Pleasure would seem to be something whose value is unmistakable. Experiencing pleasure seems to be the experiencing not of a thing which is good but of good itself. The value of other things may require discernment and inquiry; the value of pleasure appears as an immediate quality of the pleasure, no more capable of being overlooked than the extendedness of color. However, there is another fact which seems to conflict with this. This fact is that we regard some pleasures as bad. There are several possible ways of attempting to reconcile these two facts. One, which is that of the Hedonist, is to say that pleasure is the sole good, but that we call particular pleasures bad when they lead to future pain or to a reduction of future pleasures. A second, which I shall label Kantianism, asserts that any appearance pleasure has of being good is a deception; for pleasure is not good by itself, but only when joined with virtue. Finally one can hold, as I shall, that pleasure is one of the things which are good, but not the only one; and that when we call certain pleasures bad we mean that though the experience has a good feeling it involves a bad act or character or life. This last view is a compromise between the Hedonistic doctrine that nothing is good except pleasure and the Kantian doctrine that pleasure is not good at all.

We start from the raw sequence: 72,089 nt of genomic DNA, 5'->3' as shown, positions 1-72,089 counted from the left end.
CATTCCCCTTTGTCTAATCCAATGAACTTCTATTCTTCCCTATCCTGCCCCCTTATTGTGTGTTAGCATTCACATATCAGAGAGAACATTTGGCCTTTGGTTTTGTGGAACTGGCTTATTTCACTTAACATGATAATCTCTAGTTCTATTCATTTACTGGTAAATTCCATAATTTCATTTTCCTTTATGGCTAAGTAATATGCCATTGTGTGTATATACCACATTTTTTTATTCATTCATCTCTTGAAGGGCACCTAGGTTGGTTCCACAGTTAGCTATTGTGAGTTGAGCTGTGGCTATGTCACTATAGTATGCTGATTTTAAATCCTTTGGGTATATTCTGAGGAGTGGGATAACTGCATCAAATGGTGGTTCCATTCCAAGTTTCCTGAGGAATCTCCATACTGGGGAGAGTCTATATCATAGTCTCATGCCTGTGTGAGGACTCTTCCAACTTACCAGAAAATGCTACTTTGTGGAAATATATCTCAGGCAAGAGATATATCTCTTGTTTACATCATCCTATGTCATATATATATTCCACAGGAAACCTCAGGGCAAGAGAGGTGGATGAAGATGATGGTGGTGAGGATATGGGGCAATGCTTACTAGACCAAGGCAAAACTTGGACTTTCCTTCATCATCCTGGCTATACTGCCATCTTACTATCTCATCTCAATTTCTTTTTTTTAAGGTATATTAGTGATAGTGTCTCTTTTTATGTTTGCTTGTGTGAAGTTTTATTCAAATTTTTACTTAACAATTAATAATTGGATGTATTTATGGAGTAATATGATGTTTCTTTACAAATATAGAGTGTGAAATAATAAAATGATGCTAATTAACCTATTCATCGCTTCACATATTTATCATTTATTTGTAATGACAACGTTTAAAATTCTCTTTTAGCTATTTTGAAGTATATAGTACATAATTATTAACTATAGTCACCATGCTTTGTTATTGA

KeywordsDition Defend Estima Veri Zink
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